The confrontation at one point became very violent; offices of the Brotherhood inPort Said, Ismalia,Suezand other towns were set ablaze by angry mobs and one of its supporters killed. The country’s entire legal profession is on strike. Mursai miscalculated and in climbing down he will give away more to the reactionaries than if the Brotherhood and secular revolutionaries had strategised better in the first place. He is now reduced to the un-presidential chore of negotiating with the judges for a compromise. It is astonishing that the anti-Mubrak forces which have an unfinished democratic revolution on their hands can’t get together and formulate a common minimum programme. The sine qua non for this is that the Brotherhood sets aside its dystopian objective of a Sharia compliant constitution. Islamic law cannot be imposed on a much modernised nation likeEgypt. The time of such antiquated relicts is long gone; whatever obsolete opium the large pool of old humanity in the countryside still smokes.

Confronting the lynch-mob

The statement presented by the CJ and her lawyers at their meeting with the Parliamentary Select Committee (PSC) is extraordinary for its courage and determination. Clearly, the lady intends to fight, and thank god for that! The submission is explicit in its choice of adjectives to describe each charge; “baseless, groundless, frivolous, false or malicious”, as appropriate. The declaration has to be one hundred percent accurate on matters of fact; no way can it risk inaccuracy. I read it several times with this in mind, found it persuasive and concluded that the charge-sheet is frivolous and foolish. The submission levels the thinly veiled counter-charge that the accuser’s intention is to malign the CJ and harm her reputation; that is, to set up a lynching. This aligns with widespread public perceptions and fears. (The full text can be read on the Colombo Telegraph website; currently Lanka’s top web portal. It has been blacked-out by all local media; whether for of legal reasons, I do not know).

The state of play inEgyptis different from Lanka though superficially similar;Egyptis post revolutionary, the masses are on the streets. In Lanka the regime is in decline, the opposition divided, the people torpid. It is likely that the UPFA will use its blunderbuss majority to drive out the CJ. If the regime backs down it will be only to save its own skin; it has no use for truth and law. If it fears that the repercussions of a lynching may setoff a backlash to its own disadvantage, then it may hold back.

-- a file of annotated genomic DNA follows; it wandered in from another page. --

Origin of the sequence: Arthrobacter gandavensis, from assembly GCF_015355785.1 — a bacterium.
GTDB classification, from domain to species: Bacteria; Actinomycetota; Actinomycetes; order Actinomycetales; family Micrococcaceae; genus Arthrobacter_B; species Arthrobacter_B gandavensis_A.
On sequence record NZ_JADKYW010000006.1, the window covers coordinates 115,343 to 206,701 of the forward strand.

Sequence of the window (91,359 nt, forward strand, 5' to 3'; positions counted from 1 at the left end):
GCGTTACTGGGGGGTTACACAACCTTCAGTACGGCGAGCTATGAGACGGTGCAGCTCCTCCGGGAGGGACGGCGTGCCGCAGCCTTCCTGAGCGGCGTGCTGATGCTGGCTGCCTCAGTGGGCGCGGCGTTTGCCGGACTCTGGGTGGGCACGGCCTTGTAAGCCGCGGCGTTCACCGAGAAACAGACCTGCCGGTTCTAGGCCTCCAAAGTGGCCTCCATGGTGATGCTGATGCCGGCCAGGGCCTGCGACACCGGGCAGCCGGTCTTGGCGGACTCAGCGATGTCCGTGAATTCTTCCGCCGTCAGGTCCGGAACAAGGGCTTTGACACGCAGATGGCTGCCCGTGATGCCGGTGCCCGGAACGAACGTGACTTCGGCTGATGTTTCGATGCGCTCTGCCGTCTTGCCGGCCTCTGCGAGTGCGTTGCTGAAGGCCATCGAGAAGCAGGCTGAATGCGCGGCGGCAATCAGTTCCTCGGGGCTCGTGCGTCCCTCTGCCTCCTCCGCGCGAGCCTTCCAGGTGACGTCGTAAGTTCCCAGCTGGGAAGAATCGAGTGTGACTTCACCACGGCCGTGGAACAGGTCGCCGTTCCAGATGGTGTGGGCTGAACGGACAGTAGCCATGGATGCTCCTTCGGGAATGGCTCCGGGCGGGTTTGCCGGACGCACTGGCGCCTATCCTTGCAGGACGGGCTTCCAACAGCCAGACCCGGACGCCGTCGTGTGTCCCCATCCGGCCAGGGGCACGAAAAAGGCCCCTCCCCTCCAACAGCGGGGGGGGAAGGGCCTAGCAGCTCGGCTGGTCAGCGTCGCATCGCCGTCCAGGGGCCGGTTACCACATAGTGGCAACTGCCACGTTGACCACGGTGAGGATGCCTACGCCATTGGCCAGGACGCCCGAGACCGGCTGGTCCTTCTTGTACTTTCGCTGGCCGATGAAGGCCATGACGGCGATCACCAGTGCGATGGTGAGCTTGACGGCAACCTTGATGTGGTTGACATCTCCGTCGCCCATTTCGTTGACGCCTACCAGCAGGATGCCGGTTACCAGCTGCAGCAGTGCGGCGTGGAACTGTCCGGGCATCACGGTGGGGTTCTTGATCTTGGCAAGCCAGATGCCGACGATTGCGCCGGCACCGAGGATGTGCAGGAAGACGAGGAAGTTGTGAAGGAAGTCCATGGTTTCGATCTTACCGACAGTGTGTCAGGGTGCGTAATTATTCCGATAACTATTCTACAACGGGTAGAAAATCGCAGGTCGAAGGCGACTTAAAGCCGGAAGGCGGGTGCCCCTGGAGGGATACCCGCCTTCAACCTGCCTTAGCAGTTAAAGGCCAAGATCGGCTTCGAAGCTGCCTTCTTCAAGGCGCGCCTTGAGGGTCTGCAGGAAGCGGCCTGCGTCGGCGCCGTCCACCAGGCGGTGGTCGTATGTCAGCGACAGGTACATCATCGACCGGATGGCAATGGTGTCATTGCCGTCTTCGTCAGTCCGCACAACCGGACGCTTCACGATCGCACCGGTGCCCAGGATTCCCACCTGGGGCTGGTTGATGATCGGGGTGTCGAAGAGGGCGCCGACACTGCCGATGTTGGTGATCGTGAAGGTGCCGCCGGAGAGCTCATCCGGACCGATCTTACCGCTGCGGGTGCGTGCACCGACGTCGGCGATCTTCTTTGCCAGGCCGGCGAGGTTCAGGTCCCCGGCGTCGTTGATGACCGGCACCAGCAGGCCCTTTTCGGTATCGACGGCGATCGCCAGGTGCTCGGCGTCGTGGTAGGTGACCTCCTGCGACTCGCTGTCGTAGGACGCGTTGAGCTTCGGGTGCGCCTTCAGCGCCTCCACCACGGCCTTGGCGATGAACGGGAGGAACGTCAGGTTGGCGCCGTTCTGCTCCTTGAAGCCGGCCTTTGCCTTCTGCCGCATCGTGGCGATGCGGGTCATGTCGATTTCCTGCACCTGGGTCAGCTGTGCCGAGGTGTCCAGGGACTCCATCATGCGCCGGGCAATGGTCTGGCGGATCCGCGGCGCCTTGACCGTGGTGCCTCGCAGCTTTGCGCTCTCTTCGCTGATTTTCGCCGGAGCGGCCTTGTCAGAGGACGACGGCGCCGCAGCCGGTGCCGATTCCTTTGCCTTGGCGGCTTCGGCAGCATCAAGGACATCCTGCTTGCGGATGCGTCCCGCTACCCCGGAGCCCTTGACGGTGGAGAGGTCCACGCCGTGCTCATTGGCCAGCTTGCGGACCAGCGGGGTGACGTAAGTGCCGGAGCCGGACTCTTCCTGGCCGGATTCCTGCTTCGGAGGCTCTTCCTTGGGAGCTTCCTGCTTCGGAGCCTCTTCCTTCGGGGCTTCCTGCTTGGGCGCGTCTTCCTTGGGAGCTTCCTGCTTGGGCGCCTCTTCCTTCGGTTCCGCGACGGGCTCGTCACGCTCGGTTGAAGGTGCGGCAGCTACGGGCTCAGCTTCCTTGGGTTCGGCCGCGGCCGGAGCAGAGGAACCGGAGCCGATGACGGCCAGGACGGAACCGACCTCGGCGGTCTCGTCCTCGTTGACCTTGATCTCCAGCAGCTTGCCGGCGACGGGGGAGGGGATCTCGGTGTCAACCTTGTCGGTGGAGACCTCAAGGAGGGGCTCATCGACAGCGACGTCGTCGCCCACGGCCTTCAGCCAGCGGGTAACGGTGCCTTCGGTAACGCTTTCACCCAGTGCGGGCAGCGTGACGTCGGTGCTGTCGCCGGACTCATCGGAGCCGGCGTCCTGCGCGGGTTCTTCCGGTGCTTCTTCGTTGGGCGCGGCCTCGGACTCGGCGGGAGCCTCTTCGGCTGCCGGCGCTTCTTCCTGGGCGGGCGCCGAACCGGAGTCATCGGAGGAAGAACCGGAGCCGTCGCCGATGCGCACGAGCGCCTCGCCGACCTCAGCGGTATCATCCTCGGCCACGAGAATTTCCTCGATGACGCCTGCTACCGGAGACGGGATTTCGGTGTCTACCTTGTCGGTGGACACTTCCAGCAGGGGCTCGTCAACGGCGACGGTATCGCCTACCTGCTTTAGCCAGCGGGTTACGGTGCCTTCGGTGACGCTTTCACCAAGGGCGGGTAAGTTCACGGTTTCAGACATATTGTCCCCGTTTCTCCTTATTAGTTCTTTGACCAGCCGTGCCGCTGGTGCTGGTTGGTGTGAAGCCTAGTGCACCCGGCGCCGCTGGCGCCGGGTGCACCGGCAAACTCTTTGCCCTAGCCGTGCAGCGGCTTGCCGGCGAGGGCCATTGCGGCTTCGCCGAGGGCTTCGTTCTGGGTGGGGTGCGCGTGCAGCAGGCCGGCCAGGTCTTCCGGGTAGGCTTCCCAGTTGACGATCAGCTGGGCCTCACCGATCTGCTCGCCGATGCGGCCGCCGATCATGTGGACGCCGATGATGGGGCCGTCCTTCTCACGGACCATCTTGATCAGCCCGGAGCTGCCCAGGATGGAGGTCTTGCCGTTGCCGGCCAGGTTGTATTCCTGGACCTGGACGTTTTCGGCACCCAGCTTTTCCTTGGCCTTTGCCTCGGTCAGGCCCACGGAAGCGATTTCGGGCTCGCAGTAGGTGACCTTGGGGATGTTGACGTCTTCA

Lanka must hope that the courage sustaining the CJ will not desert her when the going gets tough, as it will. Men in politics these days are like women, cowering under desks in Sri Kotha – all of them. Bikku Sobitha, the best prospective Single Issue presidential challenger, did his bit in the Supreme Court, challenging the unlawful PSC. (The Court decided not to make an interim order and held its horses for now). The Thero, and other theros, need to continue; to march like Martin Luther and to nail their testament, in full public view, to the trees, to the doors and to the parapet walls,.

It is important that CJ, and reciprocally the public, understand that she is not fighting only for herself. In doing so, and in the style of doing so, she is fighting for all of us. If they throw her out on the street, I hope she has the gumption to pick herself up like Iftikhar Chaudhry, dust off the grime, and give direction to the anger that has gripped the legal profession and is agitating ever widening layers of the public. In this country were men in politics have lost their balls, become co-opted or turned toady clients, how breathtaking if a woman’s courage can demonstrate that she has big ones. By this, the CJ can earn forgiveness for her own sins; after all, full repentance, penitence, contrition, remission, oblation and sacrifice have to be made for letting the Eighteenth Amendment slip though.